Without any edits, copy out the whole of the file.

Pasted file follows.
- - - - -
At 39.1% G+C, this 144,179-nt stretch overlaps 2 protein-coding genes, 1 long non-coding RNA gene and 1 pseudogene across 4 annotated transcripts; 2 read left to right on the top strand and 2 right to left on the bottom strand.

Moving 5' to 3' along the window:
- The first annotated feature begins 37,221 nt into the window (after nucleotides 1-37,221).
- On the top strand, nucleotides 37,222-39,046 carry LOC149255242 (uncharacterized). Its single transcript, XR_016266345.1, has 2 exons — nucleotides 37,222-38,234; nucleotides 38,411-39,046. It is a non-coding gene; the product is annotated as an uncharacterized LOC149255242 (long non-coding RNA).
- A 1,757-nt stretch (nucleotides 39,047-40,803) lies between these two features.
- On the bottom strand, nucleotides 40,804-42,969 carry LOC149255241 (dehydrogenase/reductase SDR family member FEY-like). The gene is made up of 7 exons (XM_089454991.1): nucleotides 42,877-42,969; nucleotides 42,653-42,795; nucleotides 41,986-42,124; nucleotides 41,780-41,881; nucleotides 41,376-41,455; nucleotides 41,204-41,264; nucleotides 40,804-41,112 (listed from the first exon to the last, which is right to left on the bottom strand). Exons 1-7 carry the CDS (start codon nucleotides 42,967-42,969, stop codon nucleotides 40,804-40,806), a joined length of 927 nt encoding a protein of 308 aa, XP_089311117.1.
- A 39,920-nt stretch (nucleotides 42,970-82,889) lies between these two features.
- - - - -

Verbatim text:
At 39.1% G+C, this 144,179-nt stretch overlaps 2 protein-coding genes, 1 long non-coding RNA gene and 1 pseudogene across 4 annotated transcripts; 2 read left to right on the top strand and 2 right to left on the bottom strand.

Moving 5' to 3' along the window:
- The first annotated feature begins 37,221 nt into the window (after nucleotides 1-37,221).
- On the top strand, nucleotides 37,222-39,046 carry LOC149255242 (uncharacterized). Its single transcript, XR_016266345.1, has 2 exons — nucleotides 37,222-38,234; nucleotides 38,411-39,046. It is a non-coding gene; the product is annotated as an uncharacterized LOC149255242 (long non-coding RNA).
- A 1,757-nt stretch (nucleotides 39,047-40,803) lies between these two features.
- On the bottom strand, nucleotides 40,804-42,969 carry LOC149255241 (dehydrogenase/reductase SDR family member FEY-like). The gene is made up of 7 exons (XM_089454991.1): nucleotides 42,877-42,969; nucleotides 42,653-42,795; nucleotides 41,986-42,124; nucleotides 41,780-41,881; nucleotides 41,376-41,455; nucleotides 41,204-41,264; nucleotides 40,804-41,112 (listed from the first exon to the last, which is right to left on the bottom strand). Exons 1-7 carry the CDS (start codon nucleotides 42,967-42,969, stop codon nucleotides 40,804-40,806), a joined length of 927 nt encoding a protein of 308 aa, XP_089311117.1.
- A 39,920-nt stretch (nucleotides 42,970-82,889) lies between these two features.